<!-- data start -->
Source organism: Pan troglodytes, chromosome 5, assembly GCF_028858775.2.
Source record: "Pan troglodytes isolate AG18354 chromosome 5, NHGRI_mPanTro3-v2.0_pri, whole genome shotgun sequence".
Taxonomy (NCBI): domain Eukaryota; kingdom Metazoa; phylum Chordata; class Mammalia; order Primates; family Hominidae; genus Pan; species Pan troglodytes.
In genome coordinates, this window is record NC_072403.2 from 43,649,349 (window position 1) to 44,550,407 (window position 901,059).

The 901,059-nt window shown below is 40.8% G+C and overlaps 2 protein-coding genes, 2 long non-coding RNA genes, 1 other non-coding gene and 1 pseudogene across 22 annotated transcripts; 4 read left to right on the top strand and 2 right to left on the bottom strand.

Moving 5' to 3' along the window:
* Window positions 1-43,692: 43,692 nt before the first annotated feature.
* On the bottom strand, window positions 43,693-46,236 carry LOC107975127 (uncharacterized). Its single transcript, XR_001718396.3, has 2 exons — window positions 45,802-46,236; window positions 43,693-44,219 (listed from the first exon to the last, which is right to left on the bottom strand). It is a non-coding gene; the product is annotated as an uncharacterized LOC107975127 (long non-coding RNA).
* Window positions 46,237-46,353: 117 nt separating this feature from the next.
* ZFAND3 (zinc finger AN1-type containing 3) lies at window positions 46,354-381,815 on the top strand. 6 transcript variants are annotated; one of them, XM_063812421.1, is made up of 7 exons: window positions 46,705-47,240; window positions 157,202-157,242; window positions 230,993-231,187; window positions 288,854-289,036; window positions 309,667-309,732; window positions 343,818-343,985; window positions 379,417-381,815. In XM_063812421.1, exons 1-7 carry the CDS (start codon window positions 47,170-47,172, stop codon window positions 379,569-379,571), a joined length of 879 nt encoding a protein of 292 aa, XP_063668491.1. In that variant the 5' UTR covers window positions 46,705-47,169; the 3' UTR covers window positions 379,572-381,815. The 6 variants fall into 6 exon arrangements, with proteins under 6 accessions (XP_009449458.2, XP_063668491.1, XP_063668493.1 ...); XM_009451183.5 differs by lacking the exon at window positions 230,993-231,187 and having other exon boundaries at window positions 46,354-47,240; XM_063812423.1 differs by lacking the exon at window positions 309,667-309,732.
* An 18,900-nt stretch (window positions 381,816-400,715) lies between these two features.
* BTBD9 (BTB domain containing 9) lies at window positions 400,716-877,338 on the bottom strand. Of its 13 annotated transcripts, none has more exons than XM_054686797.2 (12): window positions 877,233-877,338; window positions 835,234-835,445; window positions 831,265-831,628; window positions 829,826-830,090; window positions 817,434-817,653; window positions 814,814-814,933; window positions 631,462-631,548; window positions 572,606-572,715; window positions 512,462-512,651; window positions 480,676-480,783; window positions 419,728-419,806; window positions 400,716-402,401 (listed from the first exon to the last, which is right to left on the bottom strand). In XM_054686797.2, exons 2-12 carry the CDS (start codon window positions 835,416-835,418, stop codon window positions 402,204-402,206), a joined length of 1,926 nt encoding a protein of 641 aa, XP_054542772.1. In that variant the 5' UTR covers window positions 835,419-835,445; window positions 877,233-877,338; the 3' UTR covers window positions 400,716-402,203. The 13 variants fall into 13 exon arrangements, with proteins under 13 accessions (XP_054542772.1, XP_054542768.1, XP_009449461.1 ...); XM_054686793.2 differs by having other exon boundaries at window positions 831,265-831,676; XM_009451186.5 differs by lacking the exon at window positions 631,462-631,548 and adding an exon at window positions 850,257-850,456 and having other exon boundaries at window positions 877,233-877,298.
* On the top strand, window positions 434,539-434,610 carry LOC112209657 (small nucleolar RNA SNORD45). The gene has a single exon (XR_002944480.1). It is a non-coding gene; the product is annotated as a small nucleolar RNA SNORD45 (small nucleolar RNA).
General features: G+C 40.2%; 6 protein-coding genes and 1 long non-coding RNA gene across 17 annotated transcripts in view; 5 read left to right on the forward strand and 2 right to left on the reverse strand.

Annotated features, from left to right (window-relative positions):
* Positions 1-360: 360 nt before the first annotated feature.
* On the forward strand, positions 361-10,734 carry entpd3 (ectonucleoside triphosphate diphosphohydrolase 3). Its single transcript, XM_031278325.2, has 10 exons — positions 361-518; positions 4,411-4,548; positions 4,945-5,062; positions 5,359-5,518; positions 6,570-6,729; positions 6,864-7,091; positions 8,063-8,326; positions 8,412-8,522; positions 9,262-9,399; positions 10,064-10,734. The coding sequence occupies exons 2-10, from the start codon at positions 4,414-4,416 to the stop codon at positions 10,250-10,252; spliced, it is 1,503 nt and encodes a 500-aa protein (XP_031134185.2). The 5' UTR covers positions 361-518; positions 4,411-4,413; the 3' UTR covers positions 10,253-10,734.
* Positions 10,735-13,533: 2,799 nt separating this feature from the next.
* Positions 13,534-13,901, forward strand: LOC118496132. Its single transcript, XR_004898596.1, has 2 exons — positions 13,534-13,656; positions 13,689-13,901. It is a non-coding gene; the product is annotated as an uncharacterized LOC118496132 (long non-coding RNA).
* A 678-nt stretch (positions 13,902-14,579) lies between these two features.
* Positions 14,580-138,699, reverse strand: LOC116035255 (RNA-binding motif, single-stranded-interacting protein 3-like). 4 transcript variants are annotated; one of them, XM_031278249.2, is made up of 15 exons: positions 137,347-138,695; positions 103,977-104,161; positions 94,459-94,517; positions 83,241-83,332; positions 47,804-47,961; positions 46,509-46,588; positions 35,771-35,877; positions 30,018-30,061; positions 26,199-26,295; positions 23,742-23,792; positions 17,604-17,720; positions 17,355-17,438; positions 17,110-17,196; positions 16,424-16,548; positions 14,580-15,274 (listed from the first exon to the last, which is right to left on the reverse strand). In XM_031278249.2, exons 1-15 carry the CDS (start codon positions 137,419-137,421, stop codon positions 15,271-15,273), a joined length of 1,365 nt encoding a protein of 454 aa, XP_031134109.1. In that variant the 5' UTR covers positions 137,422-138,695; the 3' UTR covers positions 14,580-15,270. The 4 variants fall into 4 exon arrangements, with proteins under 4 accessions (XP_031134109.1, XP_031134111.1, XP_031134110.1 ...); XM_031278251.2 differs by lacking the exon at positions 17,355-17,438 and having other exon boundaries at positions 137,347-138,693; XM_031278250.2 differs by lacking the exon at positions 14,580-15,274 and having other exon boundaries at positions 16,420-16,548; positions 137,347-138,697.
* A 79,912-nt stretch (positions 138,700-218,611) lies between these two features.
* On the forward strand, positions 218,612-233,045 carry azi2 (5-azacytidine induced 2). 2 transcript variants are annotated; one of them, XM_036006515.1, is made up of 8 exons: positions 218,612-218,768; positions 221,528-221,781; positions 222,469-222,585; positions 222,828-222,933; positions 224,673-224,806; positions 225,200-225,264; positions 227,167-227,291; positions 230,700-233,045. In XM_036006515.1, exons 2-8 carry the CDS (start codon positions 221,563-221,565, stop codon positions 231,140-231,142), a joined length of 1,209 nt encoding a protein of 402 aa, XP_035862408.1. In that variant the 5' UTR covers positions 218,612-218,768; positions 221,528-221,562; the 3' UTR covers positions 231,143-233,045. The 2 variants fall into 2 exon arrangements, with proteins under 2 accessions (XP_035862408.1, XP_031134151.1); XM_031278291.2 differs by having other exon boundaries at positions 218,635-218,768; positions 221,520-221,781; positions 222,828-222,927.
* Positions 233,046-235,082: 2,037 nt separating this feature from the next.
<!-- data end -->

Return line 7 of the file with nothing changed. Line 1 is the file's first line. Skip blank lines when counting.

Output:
* Window positions 1-43,692: 43,692 nt before the first annotated feature.